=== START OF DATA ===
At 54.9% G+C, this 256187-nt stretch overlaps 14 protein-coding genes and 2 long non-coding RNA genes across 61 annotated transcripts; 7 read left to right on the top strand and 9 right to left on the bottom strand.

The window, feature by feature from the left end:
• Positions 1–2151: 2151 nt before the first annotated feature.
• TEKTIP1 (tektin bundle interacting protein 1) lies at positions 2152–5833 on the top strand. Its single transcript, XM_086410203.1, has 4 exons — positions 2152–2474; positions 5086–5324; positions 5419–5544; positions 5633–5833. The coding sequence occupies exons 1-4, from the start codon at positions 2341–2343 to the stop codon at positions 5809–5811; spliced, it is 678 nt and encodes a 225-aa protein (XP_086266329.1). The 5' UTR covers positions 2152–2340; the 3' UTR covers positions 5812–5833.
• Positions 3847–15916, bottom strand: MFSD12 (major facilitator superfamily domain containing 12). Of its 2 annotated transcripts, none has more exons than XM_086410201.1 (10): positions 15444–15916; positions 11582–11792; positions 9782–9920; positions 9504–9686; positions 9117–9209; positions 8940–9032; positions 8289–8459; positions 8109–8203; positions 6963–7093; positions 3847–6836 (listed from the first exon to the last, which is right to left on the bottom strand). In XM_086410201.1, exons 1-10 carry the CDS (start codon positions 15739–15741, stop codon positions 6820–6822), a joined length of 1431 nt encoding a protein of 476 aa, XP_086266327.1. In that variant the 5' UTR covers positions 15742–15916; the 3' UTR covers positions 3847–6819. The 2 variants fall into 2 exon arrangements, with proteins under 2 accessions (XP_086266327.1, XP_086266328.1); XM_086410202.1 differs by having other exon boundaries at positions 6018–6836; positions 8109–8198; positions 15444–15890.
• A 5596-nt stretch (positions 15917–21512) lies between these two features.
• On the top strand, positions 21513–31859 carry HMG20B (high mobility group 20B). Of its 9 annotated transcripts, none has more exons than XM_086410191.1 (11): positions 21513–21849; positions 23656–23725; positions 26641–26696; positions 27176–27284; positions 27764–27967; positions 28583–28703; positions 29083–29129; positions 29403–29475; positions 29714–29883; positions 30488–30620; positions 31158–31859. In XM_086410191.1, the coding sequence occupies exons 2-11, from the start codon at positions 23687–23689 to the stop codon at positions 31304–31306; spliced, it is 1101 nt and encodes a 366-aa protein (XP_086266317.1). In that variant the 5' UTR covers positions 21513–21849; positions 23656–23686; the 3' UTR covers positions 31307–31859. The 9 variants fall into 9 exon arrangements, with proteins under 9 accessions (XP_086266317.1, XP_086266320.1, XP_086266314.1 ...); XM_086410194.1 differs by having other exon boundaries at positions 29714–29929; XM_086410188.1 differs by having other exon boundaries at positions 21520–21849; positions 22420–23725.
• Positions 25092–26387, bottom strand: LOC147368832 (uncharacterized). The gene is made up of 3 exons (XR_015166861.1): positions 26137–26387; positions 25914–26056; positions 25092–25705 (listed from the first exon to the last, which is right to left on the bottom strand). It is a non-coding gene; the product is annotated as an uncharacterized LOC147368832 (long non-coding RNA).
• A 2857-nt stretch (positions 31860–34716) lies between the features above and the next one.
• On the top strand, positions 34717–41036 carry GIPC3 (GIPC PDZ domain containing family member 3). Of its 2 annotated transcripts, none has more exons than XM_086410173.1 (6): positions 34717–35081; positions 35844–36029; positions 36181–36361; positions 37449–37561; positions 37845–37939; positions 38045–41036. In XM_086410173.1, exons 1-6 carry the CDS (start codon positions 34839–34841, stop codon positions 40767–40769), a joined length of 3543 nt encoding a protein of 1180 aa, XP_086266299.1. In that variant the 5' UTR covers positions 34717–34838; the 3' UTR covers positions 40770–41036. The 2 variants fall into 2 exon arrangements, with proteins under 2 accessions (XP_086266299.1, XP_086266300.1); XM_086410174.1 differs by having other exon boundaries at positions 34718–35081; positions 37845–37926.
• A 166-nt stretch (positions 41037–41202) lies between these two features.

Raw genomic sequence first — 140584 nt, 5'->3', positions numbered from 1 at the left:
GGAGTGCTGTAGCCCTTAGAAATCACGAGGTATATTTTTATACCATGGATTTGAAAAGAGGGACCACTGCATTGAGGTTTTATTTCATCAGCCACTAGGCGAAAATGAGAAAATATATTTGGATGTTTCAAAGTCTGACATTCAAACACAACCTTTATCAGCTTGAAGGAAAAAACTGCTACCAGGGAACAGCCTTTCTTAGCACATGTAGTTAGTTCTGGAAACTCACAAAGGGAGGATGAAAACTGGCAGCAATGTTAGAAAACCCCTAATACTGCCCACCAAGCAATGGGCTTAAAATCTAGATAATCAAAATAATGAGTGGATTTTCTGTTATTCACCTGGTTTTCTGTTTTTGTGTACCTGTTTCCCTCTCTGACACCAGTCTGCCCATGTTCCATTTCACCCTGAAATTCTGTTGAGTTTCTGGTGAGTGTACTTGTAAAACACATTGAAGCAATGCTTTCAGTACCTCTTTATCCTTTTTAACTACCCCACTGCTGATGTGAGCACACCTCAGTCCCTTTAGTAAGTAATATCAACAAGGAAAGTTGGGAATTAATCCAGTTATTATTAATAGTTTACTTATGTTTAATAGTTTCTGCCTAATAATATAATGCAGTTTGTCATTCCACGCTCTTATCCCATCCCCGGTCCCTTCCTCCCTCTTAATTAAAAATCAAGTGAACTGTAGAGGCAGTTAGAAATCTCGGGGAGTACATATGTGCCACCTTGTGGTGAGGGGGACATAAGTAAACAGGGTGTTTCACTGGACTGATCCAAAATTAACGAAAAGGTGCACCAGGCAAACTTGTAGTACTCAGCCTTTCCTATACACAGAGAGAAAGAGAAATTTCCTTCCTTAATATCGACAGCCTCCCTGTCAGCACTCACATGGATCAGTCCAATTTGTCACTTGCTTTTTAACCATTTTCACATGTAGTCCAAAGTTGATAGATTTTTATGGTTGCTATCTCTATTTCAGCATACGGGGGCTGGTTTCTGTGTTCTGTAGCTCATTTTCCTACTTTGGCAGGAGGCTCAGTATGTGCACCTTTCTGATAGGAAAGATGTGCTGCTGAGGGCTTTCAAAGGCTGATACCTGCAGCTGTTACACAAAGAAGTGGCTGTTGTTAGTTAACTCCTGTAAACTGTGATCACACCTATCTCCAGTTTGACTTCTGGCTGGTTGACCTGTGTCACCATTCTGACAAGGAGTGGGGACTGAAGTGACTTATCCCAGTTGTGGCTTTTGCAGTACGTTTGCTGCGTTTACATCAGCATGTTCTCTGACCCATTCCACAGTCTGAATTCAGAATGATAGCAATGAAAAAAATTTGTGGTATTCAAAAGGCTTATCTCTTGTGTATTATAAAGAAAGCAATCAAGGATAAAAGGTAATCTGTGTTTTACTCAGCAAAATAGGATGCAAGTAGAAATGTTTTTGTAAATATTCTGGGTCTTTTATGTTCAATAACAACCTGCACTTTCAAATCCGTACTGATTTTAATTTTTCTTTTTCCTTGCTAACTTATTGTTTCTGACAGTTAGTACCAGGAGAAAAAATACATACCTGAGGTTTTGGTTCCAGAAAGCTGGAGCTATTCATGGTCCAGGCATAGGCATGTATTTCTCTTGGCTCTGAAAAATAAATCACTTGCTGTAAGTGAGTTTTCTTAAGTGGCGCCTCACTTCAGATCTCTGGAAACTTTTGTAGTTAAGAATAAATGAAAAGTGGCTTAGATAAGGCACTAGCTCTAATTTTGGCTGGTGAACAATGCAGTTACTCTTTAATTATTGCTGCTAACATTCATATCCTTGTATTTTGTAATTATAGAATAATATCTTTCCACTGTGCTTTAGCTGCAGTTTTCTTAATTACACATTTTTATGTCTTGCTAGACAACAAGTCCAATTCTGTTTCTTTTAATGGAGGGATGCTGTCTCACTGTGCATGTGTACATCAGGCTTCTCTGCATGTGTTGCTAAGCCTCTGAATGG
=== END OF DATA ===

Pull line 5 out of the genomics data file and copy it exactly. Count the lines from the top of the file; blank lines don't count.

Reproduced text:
• Positions 3847–15916, bottom strand: MFSD12 (major facilitator superfamily domain containing 12). Of its 2 annotated transcripts, none has more exons than XM_086410201.1 (10): positions 15444–15916; positions 11582–11792; positions 9782–9920; positions 9504–9686; positions 9117–9209; positions 8940–9032; positions 8289–8459; positions 8109–8203; positions 6963–7093; positions 3847–6836 (listed from the first exon to the last, which is right to left on the bottom strand). In XM_086410201.1, exons 1-10 carry the CDS (start codon positions 15739–15741, stop codon positions 6820–6822), a joined length of 1431 nt encoding a protein of 476 aa, XP_086266327.1. In that variant the 5' UTR covers positions 15742–15916; the 3' UTR covers positions 3847–6819. The 2 variants fall into 2 exon arrangements, with proteins under 2 accessions (XP_086266327.1, XP_086266328.1); XM_086410202.1 differs by having other exon boundaries at positions 6018–6836; positions 8109–8198; positions 15444–15890.